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Animated growth is achieved via a combination of the Timeline Bar and the properties on each of the generators that support growth (Branch, Leaf Mesh, Fin, Frond, Cap, and Knot). Caps and knots grow automatically with their parents, the rest of the generators listed have their growth governed by a series of properties in the “Growth” group.

Note: The legacy generators Spine and Leaf do not support growth in version 8. They must be upgraded before they can be used in the growth system.

The typical workflow for editing growth is to first get the model correct with growth disabled. Then, run the Growth Wizard (described below) to get the basics in place and then fine-tune the behavior by editing each generator's growth properties and adjusting the overall speed and timing on the Timeline Bar.

Growth Wizard

Access the Growth Wizard by selecting it from the “Tools” menu or clicking the “Wizard” button in the “Growth” group on the Timeline bar. You will be presented with the following options:

  • Grow - The model will develop into its final form gradually with branches and leaves beginning to grow once their parents have started growing.
  • Reveal - The model will appear to be traced out into its final form. This style is commonly used when branches grow around meshes (e.g., vines on a trellis).

The first option, “Grow”, is suitable for most applications. It will set up all branches and leaves to start growing off their parent once the parent has grown a little (all “Timing” generator properties are set to “Parent”). The result is a continuous growth look where the tree organically grows into its final form.

The “Reveal” option is necessary for any instance where growing branches can't move without causing artifacts in the final production. The best example is any case where branches grow around each other or a mesh used as a stand-in for a scene object. All “Timing” generator properties, in this case, are set to “In place”, which means once the parent reaches the point where the child originates, the child will start growing.

Note: You can mix and match these types after the wizard has finished. Take a look at the “trellis_growth.spm” example. The vines growing around the trellis use “In place” timing, the rest of the model uses “Parent” timing.
Note: Batched Leaf generators do not work with growth (they sacrifice functionality for speed). The Growth Wizard will always convert these generators to Leaf Mesh generators.

Using the Timeline

Once the wizard has finished, use the Timeline Bar to control the timing. First, make sure your end frame matches the shot. Then use the “Speed” control and corresponding curve to adjust how fast the model grows. All “Speed” properties on the generators are scalars applied to this central speed value. Adjust the value until the model is at the stage you need it to be in on the last frame. Growth computations naturally have a lot of variation and are subject to curve edits and node edits on individual pieces. The only way to ensure your model is at the stage you need it to be in on a particular frame is to edit the speed and speed curve.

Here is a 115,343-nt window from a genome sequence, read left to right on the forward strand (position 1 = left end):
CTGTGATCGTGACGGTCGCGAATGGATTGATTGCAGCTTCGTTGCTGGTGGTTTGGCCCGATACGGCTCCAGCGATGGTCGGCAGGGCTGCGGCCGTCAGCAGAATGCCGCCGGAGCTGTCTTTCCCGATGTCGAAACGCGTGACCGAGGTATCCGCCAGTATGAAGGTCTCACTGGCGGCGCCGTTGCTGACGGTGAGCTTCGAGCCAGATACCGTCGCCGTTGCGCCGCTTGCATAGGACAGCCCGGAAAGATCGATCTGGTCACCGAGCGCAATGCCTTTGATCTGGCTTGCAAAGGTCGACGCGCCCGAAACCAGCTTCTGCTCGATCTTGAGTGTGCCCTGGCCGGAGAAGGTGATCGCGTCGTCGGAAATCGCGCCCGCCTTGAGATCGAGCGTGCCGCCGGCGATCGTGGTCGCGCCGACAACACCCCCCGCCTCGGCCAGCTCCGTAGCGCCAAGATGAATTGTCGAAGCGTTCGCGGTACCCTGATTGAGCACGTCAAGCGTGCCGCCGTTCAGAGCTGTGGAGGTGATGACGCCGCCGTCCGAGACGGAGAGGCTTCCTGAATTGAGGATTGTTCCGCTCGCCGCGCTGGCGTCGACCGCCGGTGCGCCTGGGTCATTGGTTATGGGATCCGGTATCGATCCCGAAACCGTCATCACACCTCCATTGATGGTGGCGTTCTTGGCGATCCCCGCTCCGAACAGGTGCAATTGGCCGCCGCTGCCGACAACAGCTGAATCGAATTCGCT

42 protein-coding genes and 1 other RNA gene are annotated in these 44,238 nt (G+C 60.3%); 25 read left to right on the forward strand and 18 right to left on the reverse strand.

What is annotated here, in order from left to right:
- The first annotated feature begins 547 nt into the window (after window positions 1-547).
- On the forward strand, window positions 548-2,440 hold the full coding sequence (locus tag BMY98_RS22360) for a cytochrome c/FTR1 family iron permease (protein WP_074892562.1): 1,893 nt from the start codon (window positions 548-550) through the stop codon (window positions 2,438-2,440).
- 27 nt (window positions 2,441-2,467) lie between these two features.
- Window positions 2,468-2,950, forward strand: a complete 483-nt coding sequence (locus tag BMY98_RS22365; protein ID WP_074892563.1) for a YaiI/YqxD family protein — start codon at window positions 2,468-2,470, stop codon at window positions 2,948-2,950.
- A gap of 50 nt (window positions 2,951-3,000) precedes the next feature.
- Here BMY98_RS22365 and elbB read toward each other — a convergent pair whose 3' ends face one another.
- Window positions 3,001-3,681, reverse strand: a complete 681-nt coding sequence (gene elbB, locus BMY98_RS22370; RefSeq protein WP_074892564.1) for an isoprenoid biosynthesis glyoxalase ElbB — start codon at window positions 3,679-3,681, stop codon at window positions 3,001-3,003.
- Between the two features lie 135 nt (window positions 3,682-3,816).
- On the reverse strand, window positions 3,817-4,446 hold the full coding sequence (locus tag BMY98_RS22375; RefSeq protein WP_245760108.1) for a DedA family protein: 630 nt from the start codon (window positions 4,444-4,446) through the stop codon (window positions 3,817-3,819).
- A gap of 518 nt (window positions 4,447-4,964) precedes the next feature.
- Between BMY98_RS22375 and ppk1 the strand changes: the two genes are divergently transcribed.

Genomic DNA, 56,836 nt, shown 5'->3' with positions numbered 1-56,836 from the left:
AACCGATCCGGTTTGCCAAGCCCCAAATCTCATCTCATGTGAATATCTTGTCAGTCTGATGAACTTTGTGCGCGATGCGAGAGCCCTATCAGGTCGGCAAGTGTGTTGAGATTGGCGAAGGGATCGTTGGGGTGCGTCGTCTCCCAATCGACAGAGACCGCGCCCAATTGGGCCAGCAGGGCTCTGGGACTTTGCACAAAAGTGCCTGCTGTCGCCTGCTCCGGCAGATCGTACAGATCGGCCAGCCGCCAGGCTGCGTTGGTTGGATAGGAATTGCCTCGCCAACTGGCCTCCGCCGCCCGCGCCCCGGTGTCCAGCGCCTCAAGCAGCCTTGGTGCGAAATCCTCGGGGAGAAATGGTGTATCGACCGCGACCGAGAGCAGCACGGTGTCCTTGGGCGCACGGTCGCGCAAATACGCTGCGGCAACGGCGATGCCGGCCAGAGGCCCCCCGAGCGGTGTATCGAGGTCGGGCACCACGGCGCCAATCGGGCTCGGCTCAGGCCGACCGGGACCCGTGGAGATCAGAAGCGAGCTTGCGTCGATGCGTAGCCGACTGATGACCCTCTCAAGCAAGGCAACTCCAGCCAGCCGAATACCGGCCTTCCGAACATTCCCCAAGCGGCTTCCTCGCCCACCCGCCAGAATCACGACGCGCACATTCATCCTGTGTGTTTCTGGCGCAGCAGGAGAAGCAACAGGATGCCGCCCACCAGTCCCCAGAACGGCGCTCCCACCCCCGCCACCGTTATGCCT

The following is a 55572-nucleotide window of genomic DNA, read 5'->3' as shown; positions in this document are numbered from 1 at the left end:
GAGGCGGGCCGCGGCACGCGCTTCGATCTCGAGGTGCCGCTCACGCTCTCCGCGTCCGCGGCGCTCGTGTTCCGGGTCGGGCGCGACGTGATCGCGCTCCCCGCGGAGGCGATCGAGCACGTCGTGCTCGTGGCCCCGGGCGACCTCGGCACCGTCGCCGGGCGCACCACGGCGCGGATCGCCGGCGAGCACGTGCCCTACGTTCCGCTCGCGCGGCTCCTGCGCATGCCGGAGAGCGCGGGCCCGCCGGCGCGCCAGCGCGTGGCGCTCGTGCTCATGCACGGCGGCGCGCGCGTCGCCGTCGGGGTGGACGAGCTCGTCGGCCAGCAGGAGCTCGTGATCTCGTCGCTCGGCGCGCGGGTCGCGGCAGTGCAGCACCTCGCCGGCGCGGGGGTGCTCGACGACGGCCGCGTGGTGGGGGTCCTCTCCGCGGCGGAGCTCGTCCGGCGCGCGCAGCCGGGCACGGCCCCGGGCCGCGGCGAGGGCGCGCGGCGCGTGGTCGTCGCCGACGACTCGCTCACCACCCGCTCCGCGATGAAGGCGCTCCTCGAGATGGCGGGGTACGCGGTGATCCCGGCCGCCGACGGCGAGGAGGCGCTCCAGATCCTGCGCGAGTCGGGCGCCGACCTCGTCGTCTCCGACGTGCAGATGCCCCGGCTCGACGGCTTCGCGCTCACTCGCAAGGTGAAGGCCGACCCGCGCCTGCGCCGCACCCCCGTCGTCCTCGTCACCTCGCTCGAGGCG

Editing Properties

Mose generators have a series of growth properties in a group labeled “Growth”. These properties are described in detail on each generator's reference page. Use them to control the timing, speed, orientation, and all other aspects of growth for each component of the model.


Growth animations must be exported as an Alembic file; point cache formats will not work because the number of vertices changes each frame. You can use “File→Render image sequence…” to render out a sequence of frames for a preview of the animation before exporting and rendering in a third party application.


SpeedTree Modelers that support growth are installed with growth example models. Look in the “Samples” folder in the installation location to find them.

Best Practices

The following list outlines a few things to keep in mind when tuning growth.

  • Always run the “Growth Wizard” first. It sets up the basics and resets parent and profile curves to make sure you have a solid starting point.
  • Use “Focus” to single out a section of the tree. This will often make the model compute fast enough to preview a section in real-time using the Timeline Bar controls.
  • Avoid the model ever coming to stop. Either adjust the “Wobble” properties so there is always a little wobble, extend the “End” frame farther than you need, enable wind, or do all of the above. Growth animations typically look better with at least some motion in the limbs at all times.
  • Use Draft mode to drastically reduce triangle count when tuning growth.